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Palm halves revenue forecast, exits deal

The handheld maker warns that revenue in its current quarter will come in at roughly half its forecast, which had already been sharply curtailed.

Palm issued a double dose of bad news after the bell Thursday.

The handheld maker warned that revenue in its current quarter will come in at roughly half its forecast, which had already been sharply curtailed. In addition, Palm said it will not acquire Extended Systems.

Palm now expects revenue in its fiscal fourth quarter to range between $140 million and $160 million, compared with its previous revenue outlook of $300 million to $315 million.

The company expects its operating loss for the quarter to be between $170 million and $190 million, more than double its prior projection. Its quarter ends June 1.

"Our new m500 family of handheld computers is shipping in volume later than we had hoped, precluding the opportunity for distributors, retailers and resellers to reorder in our fourth quarter," Palm CEO Carl Yankowski said in a statement. "In addition, we believe that this delay stalled sales of our existing products in all regions."

As a result, Palm said it was forced to cut prices on its existing products by a larger amount than they had planned.

Palm shares closed down 6 cents to $7.05 in regular trading. They fell to $5.71 in after-hours trading, according to Island ECN.

The company has been plagued by a glut of inventory recently. The company said Thursday that it will take a charge of roughly $300 million to write off both excess components and finished goods. Palm also said it will take an unspecified restructuring charge for job cuts and other cost cuts.

Palm said slow sales are intensifying the inventory problem.

"The channel inventory is high," Bruner said. "It is, on average, over a quarter's worth."

Even with the $300 million charge, the company said it still could have up to $100 million in inventory by the end of the quarter, with about three-quarters of that being stock of its new products.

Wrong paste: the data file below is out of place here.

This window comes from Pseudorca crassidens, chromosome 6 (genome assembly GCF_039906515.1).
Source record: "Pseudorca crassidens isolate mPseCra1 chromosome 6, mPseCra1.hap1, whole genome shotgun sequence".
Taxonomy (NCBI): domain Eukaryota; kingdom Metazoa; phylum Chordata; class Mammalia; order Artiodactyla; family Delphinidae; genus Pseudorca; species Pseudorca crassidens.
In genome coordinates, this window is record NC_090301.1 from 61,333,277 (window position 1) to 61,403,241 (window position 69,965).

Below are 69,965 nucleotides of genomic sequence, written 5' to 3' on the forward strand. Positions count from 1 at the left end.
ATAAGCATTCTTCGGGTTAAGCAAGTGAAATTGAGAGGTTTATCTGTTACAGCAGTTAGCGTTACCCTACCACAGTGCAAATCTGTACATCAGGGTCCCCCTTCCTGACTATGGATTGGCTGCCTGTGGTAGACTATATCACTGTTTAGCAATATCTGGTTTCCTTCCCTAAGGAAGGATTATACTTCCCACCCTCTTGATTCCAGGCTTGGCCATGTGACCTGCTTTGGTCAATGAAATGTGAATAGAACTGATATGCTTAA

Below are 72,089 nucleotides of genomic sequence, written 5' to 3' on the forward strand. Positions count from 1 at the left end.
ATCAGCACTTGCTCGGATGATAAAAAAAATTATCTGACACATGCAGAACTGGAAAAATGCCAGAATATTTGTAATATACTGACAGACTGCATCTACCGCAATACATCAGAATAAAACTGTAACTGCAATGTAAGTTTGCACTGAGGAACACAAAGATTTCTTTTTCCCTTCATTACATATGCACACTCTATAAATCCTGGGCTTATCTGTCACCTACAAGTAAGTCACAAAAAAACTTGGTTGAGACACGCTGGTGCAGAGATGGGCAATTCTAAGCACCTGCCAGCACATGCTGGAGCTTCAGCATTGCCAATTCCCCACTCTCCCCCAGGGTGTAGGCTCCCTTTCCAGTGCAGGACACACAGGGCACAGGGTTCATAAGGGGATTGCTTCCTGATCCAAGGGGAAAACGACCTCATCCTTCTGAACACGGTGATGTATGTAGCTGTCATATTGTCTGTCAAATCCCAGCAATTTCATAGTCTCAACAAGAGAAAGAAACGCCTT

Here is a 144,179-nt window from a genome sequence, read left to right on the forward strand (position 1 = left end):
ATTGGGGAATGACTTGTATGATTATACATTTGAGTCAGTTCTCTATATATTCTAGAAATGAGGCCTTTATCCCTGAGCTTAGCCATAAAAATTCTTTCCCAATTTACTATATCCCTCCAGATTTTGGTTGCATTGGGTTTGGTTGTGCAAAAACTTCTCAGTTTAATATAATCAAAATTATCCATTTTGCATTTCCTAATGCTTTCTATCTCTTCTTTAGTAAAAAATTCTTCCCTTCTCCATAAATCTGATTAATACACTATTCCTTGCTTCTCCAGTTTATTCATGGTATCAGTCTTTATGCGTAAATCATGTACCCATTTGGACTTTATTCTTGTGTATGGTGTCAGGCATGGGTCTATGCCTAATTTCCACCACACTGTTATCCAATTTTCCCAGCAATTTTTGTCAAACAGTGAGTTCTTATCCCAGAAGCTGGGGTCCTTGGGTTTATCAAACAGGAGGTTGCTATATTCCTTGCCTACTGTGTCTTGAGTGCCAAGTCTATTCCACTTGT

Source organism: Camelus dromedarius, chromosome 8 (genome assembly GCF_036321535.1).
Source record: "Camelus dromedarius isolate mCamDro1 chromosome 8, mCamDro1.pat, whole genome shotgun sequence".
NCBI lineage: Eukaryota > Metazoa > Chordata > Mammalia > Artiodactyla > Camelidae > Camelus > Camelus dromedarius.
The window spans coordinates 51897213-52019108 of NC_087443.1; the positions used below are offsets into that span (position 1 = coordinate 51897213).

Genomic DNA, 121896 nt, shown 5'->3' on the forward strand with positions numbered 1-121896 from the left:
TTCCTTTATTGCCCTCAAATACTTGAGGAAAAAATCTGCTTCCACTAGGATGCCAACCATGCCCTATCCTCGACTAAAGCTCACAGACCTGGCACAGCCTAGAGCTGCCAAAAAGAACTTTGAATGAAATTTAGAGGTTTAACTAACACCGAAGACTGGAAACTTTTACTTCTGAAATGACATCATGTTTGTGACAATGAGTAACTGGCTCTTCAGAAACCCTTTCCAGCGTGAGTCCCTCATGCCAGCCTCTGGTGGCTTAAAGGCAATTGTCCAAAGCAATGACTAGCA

Earlier this month, Palm Chief Financial Officer Judy Bruner said that April retail sales had been weaker than the company hoped, but she did not provide new financial guidance.

"It's been fairly weak and getting a bit weaker from February to April," Bruner said during a question-and-answer session at the J.P. Morgan H&Q technology conference.

On Thursday, Palm said it expects to return to profitability some time in its next fiscal year, which starts in June.

In a conference call, Bruner did not give a full forecast for the following quarter but said Palm does expect revenue in the company's next quarter to be greater than in the current quarter. Bruner also said Palm expects its average selling prices for the coming quarter to be higher than for either the current or prior quarter because of sales of the m500 and m505 handhelds.

As for the deal with Extended Systems, the companies said the agreement to end the acquisition was mutual and based on the slowing economy and other market conditions. The deal was announced in early March.

The value of the deal, which was originally to give Extended Systems shareholders $22 a share in Palm stock, had fallen precipitously, but analysts had expected the deal to go through anyway. Based on where Palm's stock was trading Thursday, the deal was only worth about $9.35 per share to holders of Extended Systems stock because of a clause that was activated if Palm's stock fell below $16 a share.

"While this turn of events is disappointing, Palm and Extended Systems agree that this is the right thing to do at this time," Yankowski said in a statement. "Palm will continue to target the enterprise aggressively via leveraged partnerships and alliances with a number of companies including Extended Systems."

At Palm's analyst meeting last month, Extended Systems CEO Steve Simpson appeared with Palm executives and said that shareholder approval was the only remaining hurdle to closing the deal.

Extended helps large companies give employees access to corporate software via wireless devices. Palm said acquiring Extended Systems was critical to its efforts to expand sales of its handhelds to large businesses.

"We are still strongly committed to the enterprise market," Yankowski said on the conference call, adding that the company will outline a revamped strategy to sell to businesses when the company announces earnings in June.

The two companies said they will continue to work together.

"The executives of both companies agree that offering enterprise customers a combined solution of Palm's handheld devices and Extended Systems' mobile infrastructure software will continue to be a priority," the companies said in a joint statement.